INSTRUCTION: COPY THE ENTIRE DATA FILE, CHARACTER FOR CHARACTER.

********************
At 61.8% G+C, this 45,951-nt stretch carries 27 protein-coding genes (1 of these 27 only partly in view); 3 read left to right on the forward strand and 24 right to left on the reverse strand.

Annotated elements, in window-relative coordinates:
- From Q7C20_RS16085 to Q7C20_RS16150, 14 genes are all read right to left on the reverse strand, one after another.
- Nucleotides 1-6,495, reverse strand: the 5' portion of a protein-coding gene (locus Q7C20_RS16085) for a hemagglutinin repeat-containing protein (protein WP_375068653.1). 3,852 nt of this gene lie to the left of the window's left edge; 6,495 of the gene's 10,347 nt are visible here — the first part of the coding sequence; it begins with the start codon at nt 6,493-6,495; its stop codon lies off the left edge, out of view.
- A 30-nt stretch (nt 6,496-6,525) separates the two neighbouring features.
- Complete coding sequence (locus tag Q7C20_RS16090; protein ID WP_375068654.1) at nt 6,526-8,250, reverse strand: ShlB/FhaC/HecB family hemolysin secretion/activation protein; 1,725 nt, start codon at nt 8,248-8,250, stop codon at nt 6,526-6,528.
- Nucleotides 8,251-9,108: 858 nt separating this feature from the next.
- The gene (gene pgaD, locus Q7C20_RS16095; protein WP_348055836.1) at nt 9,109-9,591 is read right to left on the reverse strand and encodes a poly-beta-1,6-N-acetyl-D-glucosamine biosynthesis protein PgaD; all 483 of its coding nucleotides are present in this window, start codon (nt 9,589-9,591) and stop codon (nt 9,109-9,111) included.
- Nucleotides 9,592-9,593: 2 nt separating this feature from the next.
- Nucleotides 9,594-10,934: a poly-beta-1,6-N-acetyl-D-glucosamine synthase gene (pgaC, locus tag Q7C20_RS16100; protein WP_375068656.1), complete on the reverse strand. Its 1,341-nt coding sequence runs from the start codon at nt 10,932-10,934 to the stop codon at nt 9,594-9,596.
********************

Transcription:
At 61.8% G+C, this 45,951-nt stretch carries 27 protein-coding genes (1 of these 27 only partly in view); 3 read left to right on the forward strand and 24 right to left on the reverse strand.

Annotated elements, in window-relative coordinates:
- From Q7C20_RS16085 to Q7C20_RS16150, 14 genes are all read right to left on the reverse strand, one after another.
- Nucleotides 1-6,495, reverse strand: the 5' portion of a protein-coding gene (locus Q7C20_RS16085) for a hemagglutinin repeat-containing protein (protein WP_375068653.1). 3,852 nt of this gene lie to the left of the window's left edge; 6,495 of the gene's 10,347 nt are visible here — the first part of the coding sequence; it begins with the start codon at nt 6,493-6,495; its stop codon lies off the left edge, out of view.
- A 30-nt stretch (nt 6,496-6,525) separates the two neighbouring features.
- Complete coding sequence (locus tag Q7C20_RS16090; protein ID WP_375068654.1) at nt 6,526-8,250, reverse strand: ShlB/FhaC/HecB family hemolysin secretion/activation protein; 1,725 nt, start codon at nt 8,248-8,250, stop codon at nt 6,526-6,528.
- Nucleotides 8,251-9,108: 858 nt separating this feature from the next.
- The gene (gene pgaD, locus Q7C20_RS16095; protein WP_348055836.1) at nt 9,109-9,591 is read right to left on the reverse strand and encodes a poly-beta-1,6-N-acetyl-D-glucosamine biosynthesis protein PgaD; all 483 of its coding nucleotides are present in this window, start codon (nt 9,589-9,591) and stop codon (nt 9,109-9,111) included.
- Nucleotides 9,592-9,593: 2 nt separating this feature from the next.
- Nucleotides 9,594-10,934: a poly-beta-1,6-N-acetyl-D-glucosamine synthase gene (pgaC, locus tag Q7C20_RS16100; protein WP_375068656.1), complete on the reverse strand. Its 1,341-nt coding sequence runs from the start codon at nt 10,932-10,934 to the stop codon at nt 9,594-9,596.